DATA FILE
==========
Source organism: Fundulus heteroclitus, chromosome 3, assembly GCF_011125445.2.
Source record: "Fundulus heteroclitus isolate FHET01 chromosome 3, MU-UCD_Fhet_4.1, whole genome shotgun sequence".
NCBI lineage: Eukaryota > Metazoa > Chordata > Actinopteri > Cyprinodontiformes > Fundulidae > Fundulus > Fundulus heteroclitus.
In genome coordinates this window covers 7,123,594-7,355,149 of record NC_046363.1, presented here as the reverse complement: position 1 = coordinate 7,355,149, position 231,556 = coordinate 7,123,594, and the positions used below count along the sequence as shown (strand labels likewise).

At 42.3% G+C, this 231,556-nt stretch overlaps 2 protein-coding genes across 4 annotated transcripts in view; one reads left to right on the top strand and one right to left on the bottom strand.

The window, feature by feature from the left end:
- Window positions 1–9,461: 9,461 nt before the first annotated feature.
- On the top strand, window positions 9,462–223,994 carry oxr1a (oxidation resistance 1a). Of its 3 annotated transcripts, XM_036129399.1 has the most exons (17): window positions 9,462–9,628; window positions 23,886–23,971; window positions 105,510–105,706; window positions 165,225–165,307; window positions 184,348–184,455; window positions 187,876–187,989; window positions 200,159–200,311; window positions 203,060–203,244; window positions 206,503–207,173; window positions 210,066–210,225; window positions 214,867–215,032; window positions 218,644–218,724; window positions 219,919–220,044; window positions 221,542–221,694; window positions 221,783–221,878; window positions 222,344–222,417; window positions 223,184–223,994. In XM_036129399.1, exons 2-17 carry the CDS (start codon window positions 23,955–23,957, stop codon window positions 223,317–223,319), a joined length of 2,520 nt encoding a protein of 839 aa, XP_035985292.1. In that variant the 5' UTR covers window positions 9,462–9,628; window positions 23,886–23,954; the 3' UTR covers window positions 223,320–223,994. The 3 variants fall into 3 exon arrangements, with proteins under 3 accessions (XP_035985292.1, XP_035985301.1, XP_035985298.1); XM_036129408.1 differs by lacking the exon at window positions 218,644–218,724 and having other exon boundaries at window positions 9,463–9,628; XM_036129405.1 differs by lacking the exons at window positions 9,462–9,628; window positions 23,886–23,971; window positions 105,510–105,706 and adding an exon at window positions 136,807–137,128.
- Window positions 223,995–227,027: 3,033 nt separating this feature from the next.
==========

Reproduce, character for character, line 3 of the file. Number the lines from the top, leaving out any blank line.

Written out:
NCBI lineage: Eukaryota > Metazoa > Chordata > Actinopteri > Cyprinodontiformes > Fundulidae > Fundulus > Fundulus heteroclitus.